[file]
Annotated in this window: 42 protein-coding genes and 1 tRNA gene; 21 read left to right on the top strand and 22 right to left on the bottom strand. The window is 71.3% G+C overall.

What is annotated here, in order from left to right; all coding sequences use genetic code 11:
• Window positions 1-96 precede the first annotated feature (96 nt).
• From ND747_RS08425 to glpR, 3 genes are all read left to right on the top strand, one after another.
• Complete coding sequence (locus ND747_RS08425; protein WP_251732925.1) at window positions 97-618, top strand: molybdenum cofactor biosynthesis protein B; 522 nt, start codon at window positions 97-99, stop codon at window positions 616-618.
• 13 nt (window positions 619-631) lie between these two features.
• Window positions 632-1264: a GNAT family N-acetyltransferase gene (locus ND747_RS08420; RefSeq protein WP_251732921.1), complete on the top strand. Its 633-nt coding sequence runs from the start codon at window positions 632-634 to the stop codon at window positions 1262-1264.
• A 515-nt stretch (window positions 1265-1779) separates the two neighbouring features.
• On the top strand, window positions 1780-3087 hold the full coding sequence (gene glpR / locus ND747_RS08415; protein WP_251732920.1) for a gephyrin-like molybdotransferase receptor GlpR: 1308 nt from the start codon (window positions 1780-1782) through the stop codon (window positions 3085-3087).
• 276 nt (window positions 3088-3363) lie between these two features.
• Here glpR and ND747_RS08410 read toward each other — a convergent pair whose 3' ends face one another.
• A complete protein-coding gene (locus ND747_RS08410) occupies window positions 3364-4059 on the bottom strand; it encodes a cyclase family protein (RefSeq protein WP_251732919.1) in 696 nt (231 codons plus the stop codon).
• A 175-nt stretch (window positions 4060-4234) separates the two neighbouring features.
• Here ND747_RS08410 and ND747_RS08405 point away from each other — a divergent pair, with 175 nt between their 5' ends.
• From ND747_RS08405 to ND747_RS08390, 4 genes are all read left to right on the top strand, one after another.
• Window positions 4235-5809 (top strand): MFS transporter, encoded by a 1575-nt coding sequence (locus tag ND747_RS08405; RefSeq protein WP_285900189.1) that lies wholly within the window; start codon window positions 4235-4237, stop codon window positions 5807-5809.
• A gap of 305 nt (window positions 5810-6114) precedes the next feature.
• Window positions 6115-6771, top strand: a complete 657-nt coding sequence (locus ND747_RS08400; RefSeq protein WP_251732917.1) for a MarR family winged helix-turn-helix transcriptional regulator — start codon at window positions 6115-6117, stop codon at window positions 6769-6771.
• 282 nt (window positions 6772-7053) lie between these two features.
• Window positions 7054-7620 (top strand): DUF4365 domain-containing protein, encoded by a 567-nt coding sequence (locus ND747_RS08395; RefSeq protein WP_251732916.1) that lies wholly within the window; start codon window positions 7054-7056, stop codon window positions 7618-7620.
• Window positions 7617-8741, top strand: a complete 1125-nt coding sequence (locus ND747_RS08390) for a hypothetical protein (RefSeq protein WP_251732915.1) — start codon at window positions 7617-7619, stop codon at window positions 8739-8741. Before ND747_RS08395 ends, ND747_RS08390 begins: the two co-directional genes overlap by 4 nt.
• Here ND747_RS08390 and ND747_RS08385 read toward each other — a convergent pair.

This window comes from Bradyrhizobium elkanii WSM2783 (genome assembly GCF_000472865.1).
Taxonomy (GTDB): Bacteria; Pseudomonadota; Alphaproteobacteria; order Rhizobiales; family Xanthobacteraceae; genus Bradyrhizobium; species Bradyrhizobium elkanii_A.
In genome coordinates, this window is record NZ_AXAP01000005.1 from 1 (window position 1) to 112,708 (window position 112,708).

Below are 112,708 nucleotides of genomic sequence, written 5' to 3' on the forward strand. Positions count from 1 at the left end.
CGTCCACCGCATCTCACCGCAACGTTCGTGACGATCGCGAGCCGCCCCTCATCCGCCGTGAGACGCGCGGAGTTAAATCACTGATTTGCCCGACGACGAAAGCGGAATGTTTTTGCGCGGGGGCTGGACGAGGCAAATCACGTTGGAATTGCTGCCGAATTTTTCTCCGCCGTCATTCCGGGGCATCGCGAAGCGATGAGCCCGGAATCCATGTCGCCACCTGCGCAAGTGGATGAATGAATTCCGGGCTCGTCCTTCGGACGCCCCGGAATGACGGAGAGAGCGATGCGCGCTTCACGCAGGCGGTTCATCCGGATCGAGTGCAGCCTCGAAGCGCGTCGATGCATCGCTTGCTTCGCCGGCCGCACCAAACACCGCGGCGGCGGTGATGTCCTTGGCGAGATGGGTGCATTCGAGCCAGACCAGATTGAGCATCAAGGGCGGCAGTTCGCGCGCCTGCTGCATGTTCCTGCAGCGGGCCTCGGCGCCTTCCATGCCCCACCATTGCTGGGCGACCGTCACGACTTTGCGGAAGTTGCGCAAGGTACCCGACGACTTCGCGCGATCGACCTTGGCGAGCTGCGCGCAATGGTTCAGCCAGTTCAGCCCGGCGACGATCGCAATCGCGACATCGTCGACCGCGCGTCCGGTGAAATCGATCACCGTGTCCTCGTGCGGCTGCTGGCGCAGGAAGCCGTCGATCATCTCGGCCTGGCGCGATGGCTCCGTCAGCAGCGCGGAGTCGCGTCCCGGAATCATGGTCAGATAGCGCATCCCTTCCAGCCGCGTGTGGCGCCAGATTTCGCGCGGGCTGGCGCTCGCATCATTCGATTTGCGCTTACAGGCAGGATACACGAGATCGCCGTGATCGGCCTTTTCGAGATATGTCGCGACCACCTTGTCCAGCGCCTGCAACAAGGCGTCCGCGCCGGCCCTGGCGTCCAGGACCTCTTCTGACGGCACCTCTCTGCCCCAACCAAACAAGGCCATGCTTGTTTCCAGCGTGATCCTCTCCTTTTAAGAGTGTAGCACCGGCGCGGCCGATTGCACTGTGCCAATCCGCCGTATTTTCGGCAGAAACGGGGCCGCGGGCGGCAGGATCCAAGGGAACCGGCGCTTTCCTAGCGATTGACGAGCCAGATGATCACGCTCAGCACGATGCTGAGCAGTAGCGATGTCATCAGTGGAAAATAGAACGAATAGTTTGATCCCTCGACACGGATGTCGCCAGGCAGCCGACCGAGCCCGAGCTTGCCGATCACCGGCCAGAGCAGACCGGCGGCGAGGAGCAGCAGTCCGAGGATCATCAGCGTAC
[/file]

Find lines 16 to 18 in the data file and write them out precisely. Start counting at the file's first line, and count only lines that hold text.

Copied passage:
• Window positions 4235-5809 (top strand): MFS transporter, encoded by a 1575-nt coding sequence (locus tag ND747_RS08405; RefSeq protein WP_285900189.1) that lies wholly within the window; start codon window positions 4235-4237, stop codon window positions 5807-5809.
• A gap of 305 nt (window positions 5810-6114) precedes the next feature.
• Window positions 6115-6771, top strand: a complete 657-nt coding sequence (locus ND747_RS08400; RefSeq protein WP_251732917.1) for a MarR family winged helix-turn-helix transcriptional regulator — start codon at window positions 6115-6117, stop codon at window positions 6769-6771.